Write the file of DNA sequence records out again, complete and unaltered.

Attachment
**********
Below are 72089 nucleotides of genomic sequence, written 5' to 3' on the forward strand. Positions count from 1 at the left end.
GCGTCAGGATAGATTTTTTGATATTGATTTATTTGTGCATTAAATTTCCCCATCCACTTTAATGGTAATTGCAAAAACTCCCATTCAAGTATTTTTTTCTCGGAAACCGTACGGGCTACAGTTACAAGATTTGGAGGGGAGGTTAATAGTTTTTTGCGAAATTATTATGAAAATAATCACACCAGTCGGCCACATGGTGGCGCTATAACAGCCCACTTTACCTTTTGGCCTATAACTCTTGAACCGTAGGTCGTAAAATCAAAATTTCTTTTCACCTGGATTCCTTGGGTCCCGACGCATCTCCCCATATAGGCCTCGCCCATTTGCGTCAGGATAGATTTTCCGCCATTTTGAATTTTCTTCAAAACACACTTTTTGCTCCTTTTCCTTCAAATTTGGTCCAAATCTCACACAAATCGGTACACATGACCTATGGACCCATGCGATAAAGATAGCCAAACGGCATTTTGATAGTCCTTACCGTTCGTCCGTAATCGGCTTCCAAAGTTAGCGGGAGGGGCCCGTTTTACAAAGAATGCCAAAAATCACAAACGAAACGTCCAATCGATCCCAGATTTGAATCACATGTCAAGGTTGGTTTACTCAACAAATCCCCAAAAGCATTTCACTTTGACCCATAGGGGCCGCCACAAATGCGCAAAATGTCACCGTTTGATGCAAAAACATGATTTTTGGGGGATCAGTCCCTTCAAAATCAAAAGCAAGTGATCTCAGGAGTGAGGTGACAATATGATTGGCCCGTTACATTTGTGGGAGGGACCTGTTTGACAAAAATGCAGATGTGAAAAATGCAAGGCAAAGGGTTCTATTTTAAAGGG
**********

Below are 72089 nucleotides of genomic sequence, written 5' to 3' on the forward strand. Positions count from 1 at the left end.
GCGTCAGGATAGATTTTTTGATATTGATTTATTTGTGCATTAAATTTCCCCATCCACTTTAATGGTAATTGCAAAAACTCCCATTCAAGTATTTTTTTCTCGGAAACCGTACGGGCTACAGTTACAAGATTTGGAGGGGAGGTTAATAGTTTTTTGCGAAATTATTATGAAAATAATCACACCAGTCGGCCACATGGTGGCGCTATAACAGCCCACTTTACCTTTTGGCCTATAACTCTTGAACCGTAGGTCGTAAAATCAAAATTTCTTTTCACCTGGATTCCTTGGGTCCCGACGCATCTCCCCATATAGGCCTCGCCCATTTGCGTCAGGATAGATTTTCCGCCATTTTGAATTTTCTTCAAAACACACTTTTTGCTCCTTTTCCTTCAAATTTGGTCCAAATCTCACACAAATCGGTACACATGACCTATGGACCCATGCGATAAAGATAGCCAAACGGCATTTTGATAGTCCTTACCGTTCGTCCGTAATCGGCTTCCAAAGTTAGCGGGAGGGGCCCGTTTTACAAAGAATGCCAAAAATCACAAACGAAACGTCCAATCGATCCCAGATTTGAATCACATGTCAAGGTTGGTTTACTCAACAAATCCCCAAAAGCATTTCACTTTGACCCATAGGGGCCGCCACAAATGCGCAAAATGTCACCGTTTGATGCAAAAACATGATTTTTGGGGGATCAGTCCCTTCAAAATCAAAAGCAAGTGATCTCAGGAGTGAGGTGACAATATGATTGGCCCGTTACATTTGTGGGAGGGACCTGTTTGACAAAAATGCAGATGTGAAAAATGCAAGGCAAAGGGTTCTATTTTAAAGGG